I value traditional documentation of exhibitions, and you will see that I use these on my website, but I have not been interested in employing this type of imagery in my first two books; ‘Work Starts Here’ and ‘this way up’. I view these publications as just as much part of the exhibition, as opposed to existing as a supplementary object which is positioned parallel to it. You have highlighted a feeling shared by many when you touch upon the frustrations in translating ‘exhibition experience’. Simultaneously, you have also highlighted the beauty of staging an exhibition and why some people get so caught up in feeling that they must see and experience a particular show, and visit the church themselves. Further, it is extremely difficult to replicate those conditions; a sense of space and time once an exhibition has closed its doors for the last time.

SS: The book is unconventional, in some respects – being based on the concept of addressing the exhibition retrospectively, abstracting its form and to some degree revealing your work and processes through the essay ‘Snip Snip’ by Rye Dag Holmboe. Although for some your work might be difficult to understand, for others it may exist as a world in itself, without any text or signposting, I guess there is no right or wrong way to interpret these works?

TL: With all my images and objects, I attempt to take viewers to a certain tipping point at which there is a possibility to lose oneself in a particular work or installation. The exhibition ‘this way up’ pivoted on strategies of simplicity where all obvious signposts were removed. Some works pointed in on themselves and oscillated between being open and closed, whilst others where collapsing. As a collection, a sense of obfuscation was present.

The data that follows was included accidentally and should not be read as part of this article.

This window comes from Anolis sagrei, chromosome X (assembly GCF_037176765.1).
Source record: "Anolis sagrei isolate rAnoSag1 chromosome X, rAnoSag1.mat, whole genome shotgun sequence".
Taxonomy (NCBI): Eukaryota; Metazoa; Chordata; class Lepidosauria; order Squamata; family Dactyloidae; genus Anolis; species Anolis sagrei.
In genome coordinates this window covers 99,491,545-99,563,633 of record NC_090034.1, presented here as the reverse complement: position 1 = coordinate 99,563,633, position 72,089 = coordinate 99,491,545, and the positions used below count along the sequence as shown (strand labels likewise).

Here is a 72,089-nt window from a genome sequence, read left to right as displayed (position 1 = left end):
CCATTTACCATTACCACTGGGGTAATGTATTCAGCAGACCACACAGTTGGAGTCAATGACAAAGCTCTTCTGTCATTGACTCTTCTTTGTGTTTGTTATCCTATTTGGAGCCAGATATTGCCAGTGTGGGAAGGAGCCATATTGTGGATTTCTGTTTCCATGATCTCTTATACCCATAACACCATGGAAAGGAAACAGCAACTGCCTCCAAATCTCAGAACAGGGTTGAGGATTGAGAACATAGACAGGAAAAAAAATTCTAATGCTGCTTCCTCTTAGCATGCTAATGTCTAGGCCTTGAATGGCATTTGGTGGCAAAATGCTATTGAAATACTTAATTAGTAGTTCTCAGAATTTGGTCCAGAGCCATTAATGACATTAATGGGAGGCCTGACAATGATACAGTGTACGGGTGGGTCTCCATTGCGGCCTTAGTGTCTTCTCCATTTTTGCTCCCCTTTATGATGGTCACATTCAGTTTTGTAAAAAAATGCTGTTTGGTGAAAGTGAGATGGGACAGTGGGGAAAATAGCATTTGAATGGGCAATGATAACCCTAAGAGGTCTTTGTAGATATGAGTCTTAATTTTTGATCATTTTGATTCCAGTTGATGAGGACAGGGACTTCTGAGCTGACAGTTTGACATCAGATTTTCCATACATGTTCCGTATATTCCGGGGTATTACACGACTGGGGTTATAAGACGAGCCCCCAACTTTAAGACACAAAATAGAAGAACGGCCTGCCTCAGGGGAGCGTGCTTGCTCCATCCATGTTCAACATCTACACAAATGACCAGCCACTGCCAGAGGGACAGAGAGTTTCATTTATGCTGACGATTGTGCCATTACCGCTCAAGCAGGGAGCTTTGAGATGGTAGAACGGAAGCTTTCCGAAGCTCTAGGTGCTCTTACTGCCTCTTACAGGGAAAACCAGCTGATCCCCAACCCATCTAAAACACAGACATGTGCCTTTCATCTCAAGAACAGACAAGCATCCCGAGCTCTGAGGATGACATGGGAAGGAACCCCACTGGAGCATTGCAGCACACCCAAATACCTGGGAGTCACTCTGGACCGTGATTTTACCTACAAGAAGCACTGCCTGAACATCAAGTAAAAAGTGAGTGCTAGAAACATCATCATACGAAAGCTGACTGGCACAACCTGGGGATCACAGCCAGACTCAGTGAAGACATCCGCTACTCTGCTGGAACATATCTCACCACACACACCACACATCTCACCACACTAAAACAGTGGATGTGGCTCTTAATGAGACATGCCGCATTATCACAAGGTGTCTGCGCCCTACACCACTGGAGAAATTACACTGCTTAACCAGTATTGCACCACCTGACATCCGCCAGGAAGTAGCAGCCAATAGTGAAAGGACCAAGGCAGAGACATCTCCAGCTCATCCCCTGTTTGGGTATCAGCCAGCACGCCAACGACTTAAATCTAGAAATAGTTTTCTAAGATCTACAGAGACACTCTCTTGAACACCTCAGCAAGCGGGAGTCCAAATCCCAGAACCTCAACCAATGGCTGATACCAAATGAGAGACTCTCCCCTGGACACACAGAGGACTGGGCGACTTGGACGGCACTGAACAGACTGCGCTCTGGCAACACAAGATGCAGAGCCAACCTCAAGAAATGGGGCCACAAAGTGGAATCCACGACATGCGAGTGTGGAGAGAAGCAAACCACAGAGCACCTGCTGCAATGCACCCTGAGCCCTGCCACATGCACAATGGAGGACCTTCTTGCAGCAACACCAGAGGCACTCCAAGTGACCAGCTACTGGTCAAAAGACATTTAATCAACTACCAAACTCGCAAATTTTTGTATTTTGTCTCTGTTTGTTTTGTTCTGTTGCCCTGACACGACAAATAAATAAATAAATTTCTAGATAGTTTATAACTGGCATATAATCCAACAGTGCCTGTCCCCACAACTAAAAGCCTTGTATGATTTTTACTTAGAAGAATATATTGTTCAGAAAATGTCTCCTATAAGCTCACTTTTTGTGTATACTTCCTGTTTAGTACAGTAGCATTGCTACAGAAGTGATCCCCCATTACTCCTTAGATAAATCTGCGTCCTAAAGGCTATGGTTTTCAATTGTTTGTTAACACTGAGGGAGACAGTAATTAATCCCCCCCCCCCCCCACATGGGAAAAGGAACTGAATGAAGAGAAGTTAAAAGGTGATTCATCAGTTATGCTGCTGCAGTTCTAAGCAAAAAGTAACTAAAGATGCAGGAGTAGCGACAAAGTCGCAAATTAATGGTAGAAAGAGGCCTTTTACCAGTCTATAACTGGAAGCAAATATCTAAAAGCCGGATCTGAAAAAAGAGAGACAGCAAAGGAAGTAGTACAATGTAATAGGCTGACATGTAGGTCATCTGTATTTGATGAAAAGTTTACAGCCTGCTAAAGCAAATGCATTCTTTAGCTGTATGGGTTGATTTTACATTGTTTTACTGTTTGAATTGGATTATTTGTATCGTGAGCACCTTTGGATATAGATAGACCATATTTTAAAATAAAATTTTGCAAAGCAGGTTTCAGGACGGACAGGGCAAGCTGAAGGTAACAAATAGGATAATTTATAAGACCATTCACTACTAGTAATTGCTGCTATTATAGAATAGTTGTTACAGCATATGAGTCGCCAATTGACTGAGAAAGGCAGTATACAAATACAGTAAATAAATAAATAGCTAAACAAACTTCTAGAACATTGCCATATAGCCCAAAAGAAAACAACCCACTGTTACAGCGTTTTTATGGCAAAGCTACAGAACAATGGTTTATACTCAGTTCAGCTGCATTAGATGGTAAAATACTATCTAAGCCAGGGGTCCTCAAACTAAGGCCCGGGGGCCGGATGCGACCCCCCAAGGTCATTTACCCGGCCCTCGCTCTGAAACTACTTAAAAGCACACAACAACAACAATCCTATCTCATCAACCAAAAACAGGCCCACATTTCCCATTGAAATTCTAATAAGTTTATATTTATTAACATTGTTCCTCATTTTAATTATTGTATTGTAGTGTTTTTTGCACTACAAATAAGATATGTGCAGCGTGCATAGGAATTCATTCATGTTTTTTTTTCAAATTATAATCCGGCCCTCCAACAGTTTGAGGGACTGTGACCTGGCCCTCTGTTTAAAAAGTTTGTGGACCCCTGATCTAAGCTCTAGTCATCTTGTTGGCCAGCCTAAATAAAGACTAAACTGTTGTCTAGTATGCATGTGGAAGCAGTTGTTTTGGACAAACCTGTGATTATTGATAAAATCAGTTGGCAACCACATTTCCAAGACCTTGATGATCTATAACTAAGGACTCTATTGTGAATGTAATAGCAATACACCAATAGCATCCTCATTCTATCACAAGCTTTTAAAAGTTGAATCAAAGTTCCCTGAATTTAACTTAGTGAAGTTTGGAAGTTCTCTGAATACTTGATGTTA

I was interested in momentarily relieving highly functional objects of their practical duties, in turn allowing them to slip into a world which has its own set of visual rules and properties and significantly, a place where viewers could become lost and disorientated within the work. Equally Rye’s text, Snip Snip has been a revelation for me. He very simply, yet elegantly dismantles the work both logistically and theoretically, drawing attention to materials, processes and the origins of objects. It is a revealing text into both process and concept. There is a deceptive simplicity to the body of work, which Rye brilliantly exposes.

SS: It is interesting how the reference to Alice in Wonderland is made in the essay. In many ways much of your work to the untrained eye may seem nonsensical and absurd; this disorientation is a part of a world you create in your work. It takes us somewhere we are unfamiliar with which is an interesting trope of photography, where the imagination is activated through a perplexing experience. Is this other place what you are looking for in your process? To paraphrase Alice in the essay: “If I had a world of my own, everything would be nonsense.”